The first fork, the Pascalian/Gnostic/Existentialist fork, is rejected outright; its masculinist transcendentalism and dualism haven’t enough purchase on her soul, with its particular sense of the spiritual geography of Tinker Creek.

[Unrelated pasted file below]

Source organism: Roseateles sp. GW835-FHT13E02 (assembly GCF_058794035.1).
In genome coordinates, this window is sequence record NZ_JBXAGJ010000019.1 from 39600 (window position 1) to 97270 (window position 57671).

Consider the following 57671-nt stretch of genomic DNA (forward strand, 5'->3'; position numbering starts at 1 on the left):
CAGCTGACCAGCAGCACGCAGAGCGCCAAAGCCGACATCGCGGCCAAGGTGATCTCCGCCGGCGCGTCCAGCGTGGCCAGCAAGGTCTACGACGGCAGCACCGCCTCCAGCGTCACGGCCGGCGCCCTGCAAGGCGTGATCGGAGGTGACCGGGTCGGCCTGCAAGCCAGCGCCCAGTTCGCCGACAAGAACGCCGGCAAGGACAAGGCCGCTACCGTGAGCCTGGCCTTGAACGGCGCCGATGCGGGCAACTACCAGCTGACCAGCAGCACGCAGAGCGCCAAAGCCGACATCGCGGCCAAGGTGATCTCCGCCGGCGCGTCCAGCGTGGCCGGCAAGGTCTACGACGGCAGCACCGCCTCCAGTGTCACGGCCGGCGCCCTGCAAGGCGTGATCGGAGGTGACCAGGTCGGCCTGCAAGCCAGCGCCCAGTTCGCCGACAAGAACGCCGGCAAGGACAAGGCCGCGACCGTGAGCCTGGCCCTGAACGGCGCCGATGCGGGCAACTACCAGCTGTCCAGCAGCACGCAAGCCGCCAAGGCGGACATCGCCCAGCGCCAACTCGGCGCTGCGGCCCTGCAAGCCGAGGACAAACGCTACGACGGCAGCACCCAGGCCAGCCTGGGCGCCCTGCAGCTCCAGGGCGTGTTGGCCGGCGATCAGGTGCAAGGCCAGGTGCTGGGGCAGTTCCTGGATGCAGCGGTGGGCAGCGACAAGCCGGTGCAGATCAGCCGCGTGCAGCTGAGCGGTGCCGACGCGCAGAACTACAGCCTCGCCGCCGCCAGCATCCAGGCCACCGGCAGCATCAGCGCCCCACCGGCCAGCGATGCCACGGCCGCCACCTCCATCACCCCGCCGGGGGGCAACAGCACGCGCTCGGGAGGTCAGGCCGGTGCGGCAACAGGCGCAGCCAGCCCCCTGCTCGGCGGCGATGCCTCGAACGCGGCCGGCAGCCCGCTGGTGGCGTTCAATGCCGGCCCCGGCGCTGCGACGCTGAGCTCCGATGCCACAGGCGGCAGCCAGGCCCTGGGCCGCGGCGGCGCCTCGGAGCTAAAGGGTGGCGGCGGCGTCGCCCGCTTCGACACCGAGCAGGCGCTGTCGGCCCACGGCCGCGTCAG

The second fork—‘‘that creation itself is blamelessly, benevolently askew by its very free nature, and that it is only human feeling that is freakishly amiss’’—although she prefers it to the first, is nonetheless problematic, the best of ‘‘two ridiculous alternatives.’’ What is ridiculous, it seems, is understanding this fork as an explanation, a theodicy. As a picture, however, which is what she says she has been after all along, it works; it establishes the context in which she can explore what I take to be the central concern of this work: the (or a) proper human response to the situation in which we find ourselves, namely, as survivors wandering awed on a wreck we have (or might) come to care for. The thought that our ‘‘emotions are the curse, not death,’’ ‘‘that it is only human feeling that is freakishly amiss,’’ is mentioned not as theodicy—she is quite aware that there would still be a theological problem (‘‘What creator would be so cruel, not to kill otters [or humans], but to let them care?—but as datum, an answer to which we must respond. And what that answer seems to require is something between lobotomy and Gnostic rejection of this world. And what that leaves us with, she says, is the unanswerability of the ‘‘old, old mystery,’’ the problem of evil. What she has done is precisely not solve or dissolve that problem but place it center stage as definitive of what it is to be a pilgrim at Tinker Creek. The tension this creates takes shape as a (perhaps the) central existential fact of her spiritual landscape. This tension is poignantly expressed in the words of an Eskimo shaman, whom she quotes: ‘‘ife’s greatest danger lies in the fact that men’s food consists entirely of souls.’’ As far as theodicy goes—or redemption, or saving knowledge—what the world offers is this: